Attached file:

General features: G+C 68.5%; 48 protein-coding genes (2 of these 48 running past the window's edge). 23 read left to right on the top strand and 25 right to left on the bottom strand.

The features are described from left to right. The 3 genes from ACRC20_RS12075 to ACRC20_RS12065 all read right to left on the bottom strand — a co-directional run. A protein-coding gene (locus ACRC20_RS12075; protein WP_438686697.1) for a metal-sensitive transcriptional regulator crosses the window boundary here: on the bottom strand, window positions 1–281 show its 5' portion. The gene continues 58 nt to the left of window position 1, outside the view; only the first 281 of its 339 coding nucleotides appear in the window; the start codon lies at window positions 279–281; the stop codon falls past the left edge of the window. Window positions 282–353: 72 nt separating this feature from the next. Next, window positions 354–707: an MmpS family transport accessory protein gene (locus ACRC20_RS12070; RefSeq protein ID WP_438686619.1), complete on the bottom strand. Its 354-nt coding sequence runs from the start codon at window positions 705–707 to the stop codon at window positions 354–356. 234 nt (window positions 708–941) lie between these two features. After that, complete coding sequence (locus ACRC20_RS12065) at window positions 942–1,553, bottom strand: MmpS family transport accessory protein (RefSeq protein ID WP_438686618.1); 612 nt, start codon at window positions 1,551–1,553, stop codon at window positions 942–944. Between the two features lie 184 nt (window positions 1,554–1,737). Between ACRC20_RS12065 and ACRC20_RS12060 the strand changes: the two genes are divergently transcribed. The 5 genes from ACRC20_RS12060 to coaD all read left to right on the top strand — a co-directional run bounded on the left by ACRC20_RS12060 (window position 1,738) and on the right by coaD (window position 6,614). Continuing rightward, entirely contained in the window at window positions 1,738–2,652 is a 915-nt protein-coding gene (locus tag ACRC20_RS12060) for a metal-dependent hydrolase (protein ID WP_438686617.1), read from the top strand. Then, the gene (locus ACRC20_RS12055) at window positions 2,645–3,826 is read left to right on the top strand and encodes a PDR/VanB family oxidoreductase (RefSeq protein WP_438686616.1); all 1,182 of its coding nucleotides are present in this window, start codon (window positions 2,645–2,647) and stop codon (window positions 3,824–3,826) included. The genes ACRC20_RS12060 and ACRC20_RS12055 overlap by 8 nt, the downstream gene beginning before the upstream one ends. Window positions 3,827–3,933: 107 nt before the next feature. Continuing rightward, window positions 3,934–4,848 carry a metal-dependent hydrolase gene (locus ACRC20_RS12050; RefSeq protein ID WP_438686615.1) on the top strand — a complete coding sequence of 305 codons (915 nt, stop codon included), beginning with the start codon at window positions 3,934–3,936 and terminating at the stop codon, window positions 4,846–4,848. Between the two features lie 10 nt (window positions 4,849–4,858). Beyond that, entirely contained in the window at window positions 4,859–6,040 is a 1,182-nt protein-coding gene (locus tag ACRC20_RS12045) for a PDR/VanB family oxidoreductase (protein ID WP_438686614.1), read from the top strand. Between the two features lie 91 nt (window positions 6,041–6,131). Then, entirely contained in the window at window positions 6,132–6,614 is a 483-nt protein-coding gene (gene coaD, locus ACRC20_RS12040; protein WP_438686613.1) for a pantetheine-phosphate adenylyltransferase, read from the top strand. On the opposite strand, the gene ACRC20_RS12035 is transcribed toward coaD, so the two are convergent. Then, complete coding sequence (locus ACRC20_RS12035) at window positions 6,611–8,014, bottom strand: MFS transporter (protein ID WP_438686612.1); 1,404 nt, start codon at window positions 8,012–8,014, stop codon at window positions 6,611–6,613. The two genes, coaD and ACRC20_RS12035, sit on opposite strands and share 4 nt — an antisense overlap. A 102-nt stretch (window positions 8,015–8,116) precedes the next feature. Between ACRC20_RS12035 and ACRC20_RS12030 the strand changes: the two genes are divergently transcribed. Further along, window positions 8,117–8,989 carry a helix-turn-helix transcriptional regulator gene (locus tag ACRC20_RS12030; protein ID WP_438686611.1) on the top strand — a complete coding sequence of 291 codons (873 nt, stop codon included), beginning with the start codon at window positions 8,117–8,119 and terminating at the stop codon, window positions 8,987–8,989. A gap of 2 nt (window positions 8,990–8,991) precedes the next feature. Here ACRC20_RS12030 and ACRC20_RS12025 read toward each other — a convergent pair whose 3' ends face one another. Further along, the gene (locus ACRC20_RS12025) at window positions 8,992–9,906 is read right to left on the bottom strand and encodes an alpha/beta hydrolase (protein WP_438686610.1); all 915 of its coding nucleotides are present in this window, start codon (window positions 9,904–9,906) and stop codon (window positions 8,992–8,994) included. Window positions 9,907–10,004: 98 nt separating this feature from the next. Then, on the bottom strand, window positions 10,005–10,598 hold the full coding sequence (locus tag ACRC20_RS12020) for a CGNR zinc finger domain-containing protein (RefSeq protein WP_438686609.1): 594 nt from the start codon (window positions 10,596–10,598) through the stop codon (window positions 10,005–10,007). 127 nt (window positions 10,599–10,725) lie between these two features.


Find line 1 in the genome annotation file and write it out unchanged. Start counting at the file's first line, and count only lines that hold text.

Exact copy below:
General features: G+C 68.5%; 48 protein-coding genes (2 of these 48 running past the window's edge). 23 read left to right on the top strand and 25 right to left on the bottom strand.